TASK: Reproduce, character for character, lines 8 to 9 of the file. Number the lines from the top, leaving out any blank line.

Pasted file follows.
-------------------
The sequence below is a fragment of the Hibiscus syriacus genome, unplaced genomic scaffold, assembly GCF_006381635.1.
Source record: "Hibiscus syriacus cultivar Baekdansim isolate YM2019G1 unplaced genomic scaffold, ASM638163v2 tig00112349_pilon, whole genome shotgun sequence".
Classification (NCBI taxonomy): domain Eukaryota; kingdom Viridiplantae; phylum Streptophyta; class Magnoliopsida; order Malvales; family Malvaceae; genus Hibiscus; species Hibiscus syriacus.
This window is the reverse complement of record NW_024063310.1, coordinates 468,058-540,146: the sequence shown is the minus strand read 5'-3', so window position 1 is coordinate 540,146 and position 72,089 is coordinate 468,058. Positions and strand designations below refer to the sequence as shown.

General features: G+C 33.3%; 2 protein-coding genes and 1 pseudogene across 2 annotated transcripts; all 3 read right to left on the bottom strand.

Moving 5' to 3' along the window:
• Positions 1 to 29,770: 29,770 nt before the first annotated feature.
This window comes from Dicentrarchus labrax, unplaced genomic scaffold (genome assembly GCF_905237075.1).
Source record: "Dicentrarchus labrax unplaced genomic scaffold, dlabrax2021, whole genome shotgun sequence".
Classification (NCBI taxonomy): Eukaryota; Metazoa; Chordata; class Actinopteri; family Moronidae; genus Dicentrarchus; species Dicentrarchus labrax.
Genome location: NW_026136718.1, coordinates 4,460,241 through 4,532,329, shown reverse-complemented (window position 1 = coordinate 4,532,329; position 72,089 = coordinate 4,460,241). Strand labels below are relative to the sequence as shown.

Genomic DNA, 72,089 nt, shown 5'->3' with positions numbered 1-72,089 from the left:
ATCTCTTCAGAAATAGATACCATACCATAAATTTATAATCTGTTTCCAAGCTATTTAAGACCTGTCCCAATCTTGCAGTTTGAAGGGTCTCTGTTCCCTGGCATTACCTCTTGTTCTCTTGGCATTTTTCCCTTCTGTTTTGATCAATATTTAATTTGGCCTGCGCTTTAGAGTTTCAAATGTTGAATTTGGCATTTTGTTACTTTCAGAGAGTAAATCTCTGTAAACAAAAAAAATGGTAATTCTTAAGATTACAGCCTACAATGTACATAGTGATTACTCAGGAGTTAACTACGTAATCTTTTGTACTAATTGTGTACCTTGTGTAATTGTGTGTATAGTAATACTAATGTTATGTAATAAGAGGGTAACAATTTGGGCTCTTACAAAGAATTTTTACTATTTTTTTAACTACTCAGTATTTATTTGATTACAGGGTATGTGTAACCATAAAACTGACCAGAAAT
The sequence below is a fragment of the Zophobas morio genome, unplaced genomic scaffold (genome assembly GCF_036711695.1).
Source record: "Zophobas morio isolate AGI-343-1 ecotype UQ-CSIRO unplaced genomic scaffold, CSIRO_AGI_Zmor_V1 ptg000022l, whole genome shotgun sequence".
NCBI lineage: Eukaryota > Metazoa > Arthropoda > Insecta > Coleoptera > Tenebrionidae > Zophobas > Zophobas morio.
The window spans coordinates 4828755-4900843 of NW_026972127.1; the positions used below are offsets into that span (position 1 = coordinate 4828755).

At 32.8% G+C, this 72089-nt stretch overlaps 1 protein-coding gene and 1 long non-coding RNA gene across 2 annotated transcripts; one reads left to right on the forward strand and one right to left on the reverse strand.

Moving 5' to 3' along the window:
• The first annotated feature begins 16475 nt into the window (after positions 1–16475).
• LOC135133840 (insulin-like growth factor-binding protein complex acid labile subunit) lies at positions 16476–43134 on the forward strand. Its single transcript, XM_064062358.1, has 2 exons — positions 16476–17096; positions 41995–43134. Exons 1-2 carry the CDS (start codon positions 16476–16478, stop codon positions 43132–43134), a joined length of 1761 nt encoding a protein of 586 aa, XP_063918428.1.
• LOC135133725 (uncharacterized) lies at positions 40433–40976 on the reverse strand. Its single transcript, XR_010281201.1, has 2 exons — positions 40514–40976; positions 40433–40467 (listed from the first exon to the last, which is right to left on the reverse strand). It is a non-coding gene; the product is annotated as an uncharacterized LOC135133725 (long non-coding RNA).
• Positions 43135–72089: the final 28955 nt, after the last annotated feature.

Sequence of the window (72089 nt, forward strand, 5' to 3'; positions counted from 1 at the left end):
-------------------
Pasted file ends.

This window comes from Dicentrarchus labrax, unplaced genomic scaffold (genome assembly GCF_905237075.1).
Source record: "Dicentrarchus labrax unplaced genomic scaffold, dlabrax2021, whole genome shotgun sequence".